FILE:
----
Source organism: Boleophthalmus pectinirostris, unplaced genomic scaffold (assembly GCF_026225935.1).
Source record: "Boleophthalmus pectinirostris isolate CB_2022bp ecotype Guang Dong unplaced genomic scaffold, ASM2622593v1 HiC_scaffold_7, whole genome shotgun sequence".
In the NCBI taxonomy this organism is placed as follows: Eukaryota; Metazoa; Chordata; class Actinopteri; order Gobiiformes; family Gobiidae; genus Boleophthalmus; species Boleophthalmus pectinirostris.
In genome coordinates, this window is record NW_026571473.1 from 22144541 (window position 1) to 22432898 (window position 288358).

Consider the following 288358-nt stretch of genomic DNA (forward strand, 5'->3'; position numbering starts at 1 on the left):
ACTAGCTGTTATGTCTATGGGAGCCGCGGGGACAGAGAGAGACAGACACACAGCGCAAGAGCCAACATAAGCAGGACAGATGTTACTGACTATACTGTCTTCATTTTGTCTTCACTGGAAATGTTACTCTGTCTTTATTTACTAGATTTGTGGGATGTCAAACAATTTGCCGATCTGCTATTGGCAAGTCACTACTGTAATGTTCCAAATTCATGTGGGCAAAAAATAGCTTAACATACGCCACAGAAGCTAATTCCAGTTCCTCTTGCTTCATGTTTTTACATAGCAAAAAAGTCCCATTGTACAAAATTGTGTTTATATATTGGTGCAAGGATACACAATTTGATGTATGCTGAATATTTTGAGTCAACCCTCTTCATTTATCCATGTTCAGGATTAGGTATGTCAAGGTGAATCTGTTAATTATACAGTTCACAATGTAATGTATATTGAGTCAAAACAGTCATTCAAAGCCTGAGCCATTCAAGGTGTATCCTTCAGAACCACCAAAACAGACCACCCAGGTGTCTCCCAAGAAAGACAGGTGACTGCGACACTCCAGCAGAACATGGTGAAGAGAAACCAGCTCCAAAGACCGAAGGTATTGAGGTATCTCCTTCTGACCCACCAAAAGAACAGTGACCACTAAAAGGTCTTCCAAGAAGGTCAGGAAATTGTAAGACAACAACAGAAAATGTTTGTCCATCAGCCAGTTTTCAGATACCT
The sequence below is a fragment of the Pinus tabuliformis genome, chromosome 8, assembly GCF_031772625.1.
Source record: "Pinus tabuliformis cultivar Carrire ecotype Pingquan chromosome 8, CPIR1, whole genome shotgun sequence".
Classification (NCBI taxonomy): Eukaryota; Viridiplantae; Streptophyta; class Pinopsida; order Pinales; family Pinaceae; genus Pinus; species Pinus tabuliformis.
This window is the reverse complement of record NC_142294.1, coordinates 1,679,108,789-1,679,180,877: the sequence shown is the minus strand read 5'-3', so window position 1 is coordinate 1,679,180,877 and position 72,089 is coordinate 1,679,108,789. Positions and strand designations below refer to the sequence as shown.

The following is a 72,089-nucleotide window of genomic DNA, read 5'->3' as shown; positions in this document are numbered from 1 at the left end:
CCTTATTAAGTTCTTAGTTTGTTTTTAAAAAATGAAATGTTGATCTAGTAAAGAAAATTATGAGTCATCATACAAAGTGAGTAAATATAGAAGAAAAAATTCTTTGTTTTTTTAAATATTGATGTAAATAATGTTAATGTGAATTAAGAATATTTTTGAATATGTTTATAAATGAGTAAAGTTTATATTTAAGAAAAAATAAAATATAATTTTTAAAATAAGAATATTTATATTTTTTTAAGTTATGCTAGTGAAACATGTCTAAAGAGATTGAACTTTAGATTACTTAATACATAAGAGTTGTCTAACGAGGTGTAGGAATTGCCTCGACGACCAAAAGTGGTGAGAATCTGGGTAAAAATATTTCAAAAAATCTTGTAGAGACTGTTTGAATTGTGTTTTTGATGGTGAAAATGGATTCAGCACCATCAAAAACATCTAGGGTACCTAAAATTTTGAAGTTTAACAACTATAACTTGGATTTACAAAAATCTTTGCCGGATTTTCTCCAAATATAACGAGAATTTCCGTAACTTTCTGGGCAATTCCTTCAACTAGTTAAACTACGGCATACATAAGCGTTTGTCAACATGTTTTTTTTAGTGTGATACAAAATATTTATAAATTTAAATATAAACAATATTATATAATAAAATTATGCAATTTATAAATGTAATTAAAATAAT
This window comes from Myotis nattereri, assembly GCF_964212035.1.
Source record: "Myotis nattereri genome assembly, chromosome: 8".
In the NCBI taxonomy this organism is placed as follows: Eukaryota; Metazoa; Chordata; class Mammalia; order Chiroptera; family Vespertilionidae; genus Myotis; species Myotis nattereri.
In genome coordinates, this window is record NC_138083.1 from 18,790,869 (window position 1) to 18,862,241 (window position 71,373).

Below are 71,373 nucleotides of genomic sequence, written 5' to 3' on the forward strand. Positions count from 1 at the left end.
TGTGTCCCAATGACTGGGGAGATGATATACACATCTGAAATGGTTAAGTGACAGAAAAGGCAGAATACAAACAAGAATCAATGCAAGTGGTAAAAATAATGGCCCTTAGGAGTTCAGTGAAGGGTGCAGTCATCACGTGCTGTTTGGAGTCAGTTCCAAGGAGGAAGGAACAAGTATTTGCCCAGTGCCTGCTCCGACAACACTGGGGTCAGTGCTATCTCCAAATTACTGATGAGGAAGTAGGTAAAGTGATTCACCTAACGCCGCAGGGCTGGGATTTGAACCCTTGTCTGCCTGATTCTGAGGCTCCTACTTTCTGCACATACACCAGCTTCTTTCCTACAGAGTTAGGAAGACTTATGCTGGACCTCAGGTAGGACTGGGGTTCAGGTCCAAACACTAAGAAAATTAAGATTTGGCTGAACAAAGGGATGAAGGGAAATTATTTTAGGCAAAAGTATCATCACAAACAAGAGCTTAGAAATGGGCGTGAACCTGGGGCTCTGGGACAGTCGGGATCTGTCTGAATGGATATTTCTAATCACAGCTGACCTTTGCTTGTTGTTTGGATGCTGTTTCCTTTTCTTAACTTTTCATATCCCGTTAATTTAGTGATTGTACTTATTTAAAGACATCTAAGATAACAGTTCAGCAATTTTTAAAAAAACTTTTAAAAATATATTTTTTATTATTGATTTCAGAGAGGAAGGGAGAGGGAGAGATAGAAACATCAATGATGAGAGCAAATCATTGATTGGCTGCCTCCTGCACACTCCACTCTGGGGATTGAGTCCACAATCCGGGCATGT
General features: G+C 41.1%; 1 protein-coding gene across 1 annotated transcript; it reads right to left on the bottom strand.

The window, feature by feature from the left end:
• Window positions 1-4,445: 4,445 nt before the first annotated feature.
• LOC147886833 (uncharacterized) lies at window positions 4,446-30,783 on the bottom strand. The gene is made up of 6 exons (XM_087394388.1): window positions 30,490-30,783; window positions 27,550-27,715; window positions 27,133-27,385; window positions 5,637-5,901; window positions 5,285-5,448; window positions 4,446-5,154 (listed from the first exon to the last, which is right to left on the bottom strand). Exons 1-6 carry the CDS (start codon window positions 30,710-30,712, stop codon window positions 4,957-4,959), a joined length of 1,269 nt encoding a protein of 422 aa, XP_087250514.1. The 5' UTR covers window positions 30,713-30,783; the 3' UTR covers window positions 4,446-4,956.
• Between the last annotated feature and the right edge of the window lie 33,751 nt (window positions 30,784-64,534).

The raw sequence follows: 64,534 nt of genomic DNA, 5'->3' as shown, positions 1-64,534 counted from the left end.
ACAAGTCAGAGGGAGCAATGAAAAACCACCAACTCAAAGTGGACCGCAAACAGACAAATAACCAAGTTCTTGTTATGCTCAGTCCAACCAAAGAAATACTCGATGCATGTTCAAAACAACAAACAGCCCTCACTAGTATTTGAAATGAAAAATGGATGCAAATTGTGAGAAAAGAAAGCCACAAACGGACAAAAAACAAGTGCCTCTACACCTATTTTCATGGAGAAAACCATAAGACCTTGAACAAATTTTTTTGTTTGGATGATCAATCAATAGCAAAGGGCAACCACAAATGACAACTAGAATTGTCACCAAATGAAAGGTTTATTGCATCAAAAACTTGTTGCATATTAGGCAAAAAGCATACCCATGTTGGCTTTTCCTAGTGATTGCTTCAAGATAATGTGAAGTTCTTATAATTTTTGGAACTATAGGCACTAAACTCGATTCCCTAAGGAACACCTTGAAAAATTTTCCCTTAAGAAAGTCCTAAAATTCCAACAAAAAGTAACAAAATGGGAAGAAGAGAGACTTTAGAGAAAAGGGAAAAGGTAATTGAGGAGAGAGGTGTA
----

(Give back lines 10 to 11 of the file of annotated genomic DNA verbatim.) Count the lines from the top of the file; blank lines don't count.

This window is the reverse complement of record NC_142294.1, coordinates 1,679,108,789-1,679,180,877: the sequence shown is the minus strand read 5'-3', so window position 1 is coordinate 1,679,180,877 and position 72,089 is coordinate 1,679,108,789. Positions and strand designations below refer to the sequence as shown.

The following is a 72,089-nucleotide window of genomic DNA, read 5'->3' as shown; positions in this document are numbered from 1 at the left end: